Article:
Public prosecutors Sergio Spadaro and Fabio De Pasquale

OCC drops forex manipulation case against former traders

After US authorities pursued former JPMorgan Chase trader Richard Usher and former Citigroup trader Rohan Ramchandani for almost a decade, the US Office of the Comptroller of the Currency (OCC) drew some attention when it withdrew its case against the pair for alleged forex manipulation. The OCC withdrawal in July came nearly three years after a Manhattan jury acquitted the duo of related criminal charges. The OCC case had been stayed during that time pending the outcome of the criminal proceedings. The case is also noteworthy because Usher had accused the US Justice Department of blocking him from using exculpatory evidence from the criminal case in the OCC matter.

Counsel to Richard Usher

White & Case

Partners Mark Gidley in Washington, DC and Michael Kendall in Boston

Paul Hastings

Partners Jonathan Pickworth and Rebecca Copcutt in London

Counsel to Rohan Ramchandani


Heather Nyong’o in San Francisco, Thomas Mueller in Washington, DC and Daniel Crump in Los Angeles

Most Important Development of the Year

The success of the SEC’s whistleblower programme

The US Securities and Exchange Commission’s whistleblower programme has been handing out awards at a dizzying rate over the past year, totalling almost $960 million to date for over 200 individuals since its first award in 2012. One of the awards last year was for a tip that helped authorities open bribery investigations into Panasonic Avionics, ultimately leading to a $280 million resolution for the company in 2018. There has been a significant rise in whistleblower tips too; the commission received over 6,900 tips in the 2020 fiscal year, potentially sparking a wave of new investigations.

The record-breaking Goldman Sachs resolution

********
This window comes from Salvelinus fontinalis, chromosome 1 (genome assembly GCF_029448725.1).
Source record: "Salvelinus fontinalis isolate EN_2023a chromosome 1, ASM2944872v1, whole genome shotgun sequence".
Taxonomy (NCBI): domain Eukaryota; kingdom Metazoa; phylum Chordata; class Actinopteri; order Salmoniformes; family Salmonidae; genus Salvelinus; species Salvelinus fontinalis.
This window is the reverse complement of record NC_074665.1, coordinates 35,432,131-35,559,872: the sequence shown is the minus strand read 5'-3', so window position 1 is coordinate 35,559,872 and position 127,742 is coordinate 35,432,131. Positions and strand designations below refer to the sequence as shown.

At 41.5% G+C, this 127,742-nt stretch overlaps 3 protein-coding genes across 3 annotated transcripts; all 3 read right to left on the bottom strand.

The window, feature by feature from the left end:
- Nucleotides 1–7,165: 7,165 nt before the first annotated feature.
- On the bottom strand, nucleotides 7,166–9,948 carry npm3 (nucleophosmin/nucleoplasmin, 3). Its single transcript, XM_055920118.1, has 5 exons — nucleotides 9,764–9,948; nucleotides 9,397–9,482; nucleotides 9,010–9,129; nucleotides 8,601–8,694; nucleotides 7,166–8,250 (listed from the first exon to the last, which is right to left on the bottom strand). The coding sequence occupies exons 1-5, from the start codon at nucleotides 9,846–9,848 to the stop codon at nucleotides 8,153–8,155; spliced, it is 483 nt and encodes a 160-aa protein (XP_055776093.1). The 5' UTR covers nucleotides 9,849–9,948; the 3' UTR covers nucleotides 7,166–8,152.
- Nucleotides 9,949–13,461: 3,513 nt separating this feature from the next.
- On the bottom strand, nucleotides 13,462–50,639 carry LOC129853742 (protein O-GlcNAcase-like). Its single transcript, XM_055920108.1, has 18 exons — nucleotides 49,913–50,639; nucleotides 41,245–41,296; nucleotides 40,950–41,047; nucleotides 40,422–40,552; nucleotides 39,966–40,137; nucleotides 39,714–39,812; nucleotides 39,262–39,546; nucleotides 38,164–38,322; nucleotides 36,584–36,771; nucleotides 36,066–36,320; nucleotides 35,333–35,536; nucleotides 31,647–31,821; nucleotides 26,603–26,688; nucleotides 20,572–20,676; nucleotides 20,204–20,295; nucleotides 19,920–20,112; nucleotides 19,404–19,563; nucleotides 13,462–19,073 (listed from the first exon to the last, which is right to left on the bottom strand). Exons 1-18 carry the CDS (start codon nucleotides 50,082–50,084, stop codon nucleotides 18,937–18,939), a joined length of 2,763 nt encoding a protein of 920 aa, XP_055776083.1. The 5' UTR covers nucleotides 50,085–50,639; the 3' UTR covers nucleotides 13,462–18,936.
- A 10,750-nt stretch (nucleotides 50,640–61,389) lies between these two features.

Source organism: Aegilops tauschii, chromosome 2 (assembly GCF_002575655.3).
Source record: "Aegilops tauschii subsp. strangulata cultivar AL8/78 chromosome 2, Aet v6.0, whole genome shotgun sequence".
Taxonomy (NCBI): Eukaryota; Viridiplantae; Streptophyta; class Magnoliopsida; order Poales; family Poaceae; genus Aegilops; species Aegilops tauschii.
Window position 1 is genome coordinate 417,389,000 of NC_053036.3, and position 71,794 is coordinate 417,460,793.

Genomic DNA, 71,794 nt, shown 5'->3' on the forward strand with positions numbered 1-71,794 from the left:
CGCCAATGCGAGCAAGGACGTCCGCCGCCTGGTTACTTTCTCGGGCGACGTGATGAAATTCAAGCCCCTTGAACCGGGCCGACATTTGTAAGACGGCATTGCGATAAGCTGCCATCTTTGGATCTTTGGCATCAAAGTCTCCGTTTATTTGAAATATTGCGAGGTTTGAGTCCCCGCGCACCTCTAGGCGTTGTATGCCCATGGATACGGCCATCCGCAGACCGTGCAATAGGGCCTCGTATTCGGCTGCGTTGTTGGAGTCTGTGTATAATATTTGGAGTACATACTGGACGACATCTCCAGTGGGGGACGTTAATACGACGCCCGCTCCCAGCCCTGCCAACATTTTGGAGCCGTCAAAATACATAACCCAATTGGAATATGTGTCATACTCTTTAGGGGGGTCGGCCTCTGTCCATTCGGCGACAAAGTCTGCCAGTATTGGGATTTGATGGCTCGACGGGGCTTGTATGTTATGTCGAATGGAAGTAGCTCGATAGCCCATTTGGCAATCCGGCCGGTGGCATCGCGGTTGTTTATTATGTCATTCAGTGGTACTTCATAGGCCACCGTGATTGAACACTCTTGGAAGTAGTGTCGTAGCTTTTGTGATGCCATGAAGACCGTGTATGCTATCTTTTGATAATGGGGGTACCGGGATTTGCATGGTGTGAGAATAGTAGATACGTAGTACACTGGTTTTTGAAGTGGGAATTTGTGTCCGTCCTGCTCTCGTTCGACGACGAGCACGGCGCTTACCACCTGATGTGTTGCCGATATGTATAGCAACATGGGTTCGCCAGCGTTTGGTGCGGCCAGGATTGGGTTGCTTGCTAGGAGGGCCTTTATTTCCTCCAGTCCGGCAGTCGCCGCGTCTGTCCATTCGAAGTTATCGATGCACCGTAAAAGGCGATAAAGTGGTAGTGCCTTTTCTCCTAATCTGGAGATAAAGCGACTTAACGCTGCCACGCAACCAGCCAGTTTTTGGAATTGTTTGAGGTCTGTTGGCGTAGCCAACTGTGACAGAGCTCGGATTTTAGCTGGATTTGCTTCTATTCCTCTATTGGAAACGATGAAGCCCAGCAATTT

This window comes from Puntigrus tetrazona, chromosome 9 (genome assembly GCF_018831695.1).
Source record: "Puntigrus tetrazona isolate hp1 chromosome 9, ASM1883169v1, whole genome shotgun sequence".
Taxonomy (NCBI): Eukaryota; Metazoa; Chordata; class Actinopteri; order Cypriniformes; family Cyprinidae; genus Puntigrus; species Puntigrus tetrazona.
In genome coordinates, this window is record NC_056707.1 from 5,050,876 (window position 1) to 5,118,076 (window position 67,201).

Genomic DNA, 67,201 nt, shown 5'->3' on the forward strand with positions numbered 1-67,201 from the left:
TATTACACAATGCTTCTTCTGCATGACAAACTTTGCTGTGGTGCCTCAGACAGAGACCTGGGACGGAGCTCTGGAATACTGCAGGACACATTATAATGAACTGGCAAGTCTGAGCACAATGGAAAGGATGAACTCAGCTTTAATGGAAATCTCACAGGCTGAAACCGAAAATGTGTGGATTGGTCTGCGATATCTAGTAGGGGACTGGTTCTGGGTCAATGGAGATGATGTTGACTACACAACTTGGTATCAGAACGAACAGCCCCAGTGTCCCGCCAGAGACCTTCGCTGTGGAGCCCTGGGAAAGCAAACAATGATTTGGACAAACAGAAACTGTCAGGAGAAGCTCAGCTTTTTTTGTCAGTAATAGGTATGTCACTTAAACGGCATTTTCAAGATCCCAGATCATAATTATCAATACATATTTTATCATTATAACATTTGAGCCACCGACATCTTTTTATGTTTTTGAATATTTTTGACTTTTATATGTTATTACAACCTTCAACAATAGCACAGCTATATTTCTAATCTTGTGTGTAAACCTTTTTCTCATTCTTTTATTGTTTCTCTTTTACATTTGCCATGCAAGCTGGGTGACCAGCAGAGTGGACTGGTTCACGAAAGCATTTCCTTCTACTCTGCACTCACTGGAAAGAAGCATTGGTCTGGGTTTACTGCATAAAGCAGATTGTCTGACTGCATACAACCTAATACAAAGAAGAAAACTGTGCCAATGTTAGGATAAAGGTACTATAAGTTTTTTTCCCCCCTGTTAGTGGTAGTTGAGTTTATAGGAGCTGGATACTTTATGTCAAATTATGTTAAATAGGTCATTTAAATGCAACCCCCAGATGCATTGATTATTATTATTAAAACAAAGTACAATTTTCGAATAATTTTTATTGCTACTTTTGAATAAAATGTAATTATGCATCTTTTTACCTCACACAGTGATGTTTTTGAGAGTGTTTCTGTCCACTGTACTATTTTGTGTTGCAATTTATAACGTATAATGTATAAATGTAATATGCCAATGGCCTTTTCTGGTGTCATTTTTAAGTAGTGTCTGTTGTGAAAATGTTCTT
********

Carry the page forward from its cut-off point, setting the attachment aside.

Goldman Sachs entered into a monumental foreign bribery resolution for $2.9 billion with 10 authorities across the globe. The landmark settlement resolved the bank’s role in the highly-publicised bribery and embezzlement scheme concerning Malaysia’s development fund, 1MDB, and was the first time criminal charges were brought against Goldman Sachs.  The resolution surprised many with the sheer volume of countries involved, including authorities in the US, the UK, Singapore and Hong Kong. The settlement demonstrated great strides in international cooperation and set a new bar for corporate FCPA settlements – it included the largest penalty imposed under the foreign bribery statute. Despite the seriousness of the alleged conduct, the bank’s parent company was able to avoid a guilty plea. US authorities also decided against imposing a monitor.

Counsel to Goldman Sachs

In the DOJ matter

Sullivan & Cromwell

Partners Nicolas Bourtin, Stephanie Wheeler, Nicole Friedlander and Sharon Cohen Levin in New York

Kirkland & Ellis

Partners Mark Filip and Robert Allen in Chicago and New York

Paul Hastings

Partner Robert Luskin in Washington, DC

In the SEC matter


Partner William McLucas in Washington, DC

For the DOJ

Trial Attorneys Katherine Nielsen, Nikhila Raj, Jennifer Ambuehl, Woo Lee, Mary Ann McCarthy, Leo Tsao, and David Last in the Criminal Division; and assistant US attorneys Jacquelyn Kasulis, Alixandra Smith and Drew Rolle in the Eastern District of New York

For the SEC

Eric Heining and Paul Block in the FCPA unit and Mark Albers and Martin Healey of the Boston Regional Office

SAP credited under the National Security Division’s voluntary disclosure policy 

German software company SAP is the first-ever corporation to get credit for self-reporting US export control and sanctions violations under the DOJ’s revamped national security division (NSD) voluntary disclosure policy. SAP agreed to pay over $8 million to multiple authorities to resolve export control and sanctions violations in April.  The policy was introduced in 2019 as an attempt to encourage companies to come forward with potential sanctions or export control breaches, and in return the DOJ would offer them the presumption of a non-prosecution agreement if they fully report potential wrongdoing, cooperate with an investigation and remediate. 

Counsel to SAP

Paul Hastings

Partners Kwame Manley and Bob Luskin in Washington, DC 

The official launch of the European Public Prosecutor’s Office

The European Public Prosecutor’s Office (EPPO) finally launched its operations in June after eight years in the making. Boasting over 100 prosecutors from 22 countries and led by Romanian prosecutor Laura Kövesi, the EPPO is a fully independent body that investigates and prosecutes crimes against the EU budget, including fraud, money laundering and corruption. At the time of its launch, the agency said it had at least 3,000 cases to investigate – and it has wasted no time getting into gear. In July, the EPPO announced an investigation into a Croatian mayor accused of corruption, while the following month it raided premises in five EU countries as part of a €14 million VAT fraud probe.

Unlock unlimited access to all Global Investigations Review content